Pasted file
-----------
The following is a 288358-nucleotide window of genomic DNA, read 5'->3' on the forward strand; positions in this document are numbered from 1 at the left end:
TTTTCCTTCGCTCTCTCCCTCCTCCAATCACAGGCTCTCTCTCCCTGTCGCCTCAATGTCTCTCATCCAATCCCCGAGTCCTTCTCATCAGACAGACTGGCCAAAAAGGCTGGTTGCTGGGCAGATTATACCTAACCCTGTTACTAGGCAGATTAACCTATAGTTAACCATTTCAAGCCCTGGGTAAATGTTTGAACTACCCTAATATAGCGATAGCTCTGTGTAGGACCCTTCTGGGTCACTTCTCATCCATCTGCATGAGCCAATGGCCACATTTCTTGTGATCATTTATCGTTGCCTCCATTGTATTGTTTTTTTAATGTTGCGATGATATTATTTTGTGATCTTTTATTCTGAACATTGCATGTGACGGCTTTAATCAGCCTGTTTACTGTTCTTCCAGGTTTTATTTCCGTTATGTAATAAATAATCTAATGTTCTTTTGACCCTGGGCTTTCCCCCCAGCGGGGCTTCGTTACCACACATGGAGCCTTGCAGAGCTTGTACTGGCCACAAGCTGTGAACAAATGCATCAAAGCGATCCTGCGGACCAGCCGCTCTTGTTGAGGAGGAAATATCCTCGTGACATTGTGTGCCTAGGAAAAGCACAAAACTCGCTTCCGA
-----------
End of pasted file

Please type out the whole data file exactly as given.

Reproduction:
The following is a 288358-nucleotide window of genomic DNA, read 5'->3' on the forward strand; positions in this document are numbered from 1 at the left end:
TTTTCCTTCGCTCTCTCCCTCCTCCAATCACAGGCTCTCTCTCCCTGTCGCCTCAATGTCTCTCATCCAATCCCCGAGTCCTTCTCATCAGACAGACTGGCCAAAAAGGCTGGTTGCTGGGCAGATTATACCTAACCCTGTTACTAGGCAGATTAACCTATAGTTAACCATTTCAAGCCCTGGGTAAATGTTTGAACTACCCTAATATAGCGATAGCTCTGTGTAGGACCCTTCTGGGTCACTTCTCATCCATCTGCATGAGCCAATGGCCACATTTCTTGTGATCATTTATCGTTGCCTCCATTGTATTGTTTTTTTAATGTTGCGATGATATTATTTTGTGATCTTTTATTCTGAACATTGCATGTGACGGCTTTAATCAGCCTGTTTACTGTTCTTCCAGGTTTTATTTCCGTTATGTAATAAATAATCTAATGTTCTTTTGACCCTGGGCTTTCCCCCCAGCGGGGCTTCGTTACCACACATGGAGCCTTGCAGAGCTTGTACTGGCCACAAGCTGTGAACAAATGCATCAAAGCGATCCTGCGGACCAGCCGCTCTTGTTGAGGAGGAAATATCCTCGTGACATTGTGTGCCTAGGAAAAGCACAAAACTCGCTTCCGA